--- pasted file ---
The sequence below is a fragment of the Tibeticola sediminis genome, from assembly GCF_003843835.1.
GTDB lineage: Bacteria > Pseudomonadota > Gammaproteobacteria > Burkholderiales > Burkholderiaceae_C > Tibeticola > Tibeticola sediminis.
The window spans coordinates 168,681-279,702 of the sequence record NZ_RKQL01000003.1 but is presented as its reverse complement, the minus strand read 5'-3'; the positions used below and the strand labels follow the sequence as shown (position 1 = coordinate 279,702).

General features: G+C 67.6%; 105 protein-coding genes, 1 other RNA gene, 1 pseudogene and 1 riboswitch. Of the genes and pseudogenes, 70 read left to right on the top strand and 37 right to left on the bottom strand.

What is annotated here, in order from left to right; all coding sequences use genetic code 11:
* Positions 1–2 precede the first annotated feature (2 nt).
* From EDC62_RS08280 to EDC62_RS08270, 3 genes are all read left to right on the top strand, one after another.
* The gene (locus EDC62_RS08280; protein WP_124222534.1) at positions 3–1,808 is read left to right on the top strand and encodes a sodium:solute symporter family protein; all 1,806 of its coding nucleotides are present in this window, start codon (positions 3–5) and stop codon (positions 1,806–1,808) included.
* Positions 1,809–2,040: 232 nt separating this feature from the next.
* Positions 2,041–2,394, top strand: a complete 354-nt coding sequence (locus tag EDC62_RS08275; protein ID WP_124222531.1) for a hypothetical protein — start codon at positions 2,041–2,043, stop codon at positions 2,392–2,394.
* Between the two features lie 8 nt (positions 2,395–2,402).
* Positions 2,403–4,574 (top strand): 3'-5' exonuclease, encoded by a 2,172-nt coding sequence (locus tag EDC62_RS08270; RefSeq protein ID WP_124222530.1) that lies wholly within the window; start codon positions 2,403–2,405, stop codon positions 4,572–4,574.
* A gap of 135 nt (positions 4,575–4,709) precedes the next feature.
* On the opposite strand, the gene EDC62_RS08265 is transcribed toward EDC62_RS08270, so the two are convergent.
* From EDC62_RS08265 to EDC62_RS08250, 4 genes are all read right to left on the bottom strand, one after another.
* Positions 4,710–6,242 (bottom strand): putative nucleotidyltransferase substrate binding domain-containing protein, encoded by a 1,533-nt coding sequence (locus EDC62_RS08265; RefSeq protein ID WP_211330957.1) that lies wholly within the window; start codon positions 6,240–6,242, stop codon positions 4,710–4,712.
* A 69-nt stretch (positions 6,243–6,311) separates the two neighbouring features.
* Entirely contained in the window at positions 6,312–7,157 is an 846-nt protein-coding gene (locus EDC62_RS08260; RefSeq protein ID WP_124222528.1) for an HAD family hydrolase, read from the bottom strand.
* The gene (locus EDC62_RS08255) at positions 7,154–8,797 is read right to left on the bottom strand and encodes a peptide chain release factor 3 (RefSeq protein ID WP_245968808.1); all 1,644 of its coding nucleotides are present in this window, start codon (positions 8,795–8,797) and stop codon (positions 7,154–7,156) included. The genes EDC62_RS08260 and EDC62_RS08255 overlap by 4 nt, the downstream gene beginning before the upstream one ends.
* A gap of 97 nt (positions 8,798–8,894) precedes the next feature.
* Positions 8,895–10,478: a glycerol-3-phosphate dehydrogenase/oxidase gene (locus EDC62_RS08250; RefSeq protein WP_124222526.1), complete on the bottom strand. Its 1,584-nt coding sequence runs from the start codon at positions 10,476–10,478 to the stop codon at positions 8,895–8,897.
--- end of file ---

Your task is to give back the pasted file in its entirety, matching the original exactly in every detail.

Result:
The sequence below is a fragment of the Tibeticola sediminis genome, from assembly GCF_003843835.1.
GTDB lineage: Bacteria > Pseudomonadota > Gammaproteobacteria > Burkholderiales > Burkholderiaceae_C > Tibeticola > Tibeticola sediminis.
The window spans coordinates 168,681-279,702 of the sequence record NZ_RKQL01000003.1 but is presented as its reverse complement, the minus strand read 5'-3'; the positions used below and the strand labels follow the sequence as shown (position 1 = coordinate 279,702).

General features: G+C 67.6%; 105 protein-coding genes, 1 other RNA gene, 1 pseudogene and 1 riboswitch. Of the genes and pseudogenes, 70 read left to right on the top strand and 37 right to left on the bottom strand.

What is annotated here, in order from left to right; all coding sequences use genetic code 11:
* Positions 1–2 precede the first annotated feature (2 nt).
* From EDC62_RS08280 to EDC62_RS08270, 3 genes are all read left to right on the top strand, one after another.
* The gene (locus EDC62_RS08280; protein WP_124222534.1) at positions 3–1,808 is read left to right on the top strand and encodes a sodium:solute symporter family protein; all 1,806 of its coding nucleotides are present in this window, start codon (positions 3–5) and stop codon (positions 1,806–1,808) included.
* Positions 1,809–2,040: 232 nt separating this feature from the next.
* Positions 2,041–2,394, top strand: a complete 354-nt coding sequence (locus tag EDC62_RS08275; protein ID WP_124222531.1) for a hypothetical protein — start codon at positions 2,041–2,043, stop codon at positions 2,392–2,394.
* Between the two features lie 8 nt (positions 2,395–2,402).
* Positions 2,403–4,574 (top strand): 3'-5' exonuclease, encoded by a 2,172-nt coding sequence (locus tag EDC62_RS08270; RefSeq protein ID WP_124222530.1) that lies wholly within the window; start codon positions 2,403–2,405, stop codon positions 4,572–4,574.
* A gap of 135 nt (positions 4,575–4,709) precedes the next feature.
* On the opposite strand, the gene EDC62_RS08265 is transcribed toward EDC62_RS08270, so the two are convergent.
* From EDC62_RS08265 to EDC62_RS08250, 4 genes are all read right to left on the bottom strand, one after another.
* Positions 4,710–6,242 (bottom strand): putative nucleotidyltransferase substrate binding domain-containing protein, encoded by a 1,533-nt coding sequence (locus EDC62_RS08265; RefSeq protein ID WP_211330957.1) that lies wholly within the window; start codon positions 6,240–6,242, stop codon positions 4,710–4,712.
* A 69-nt stretch (positions 6,243–6,311) separates the two neighbouring features.
* Entirely contained in the window at positions 6,312–7,157 is an 846-nt protein-coding gene (locus EDC62_RS08260; RefSeq protein ID WP_124222528.1) for an HAD family hydrolase, read from the bottom strand.
* The gene (locus EDC62_RS08255) at positions 7,154–8,797 is read right to left on the bottom strand and encodes a peptide chain release factor 3 (RefSeq protein ID WP_245968808.1); all 1,644 of its coding nucleotides are present in this window, start codon (positions 8,795–8,797) and stop codon (positions 7,154–7,156) included. The genes EDC62_RS08260 and EDC62_RS08255 overlap by 4 nt, the downstream gene beginning before the upstream one ends.
* A gap of 97 nt (positions 8,798–8,894) precedes the next feature.
* Positions 8,895–10,478: a glycerol-3-phosphate dehydrogenase/oxidase gene (locus EDC62_RS08250; RefSeq protein WP_124222526.1), complete on the bottom strand. Its 1,584-nt coding sequence runs from the start codon at positions 10,476–10,478 to the stop codon at positions 8,895–8,897.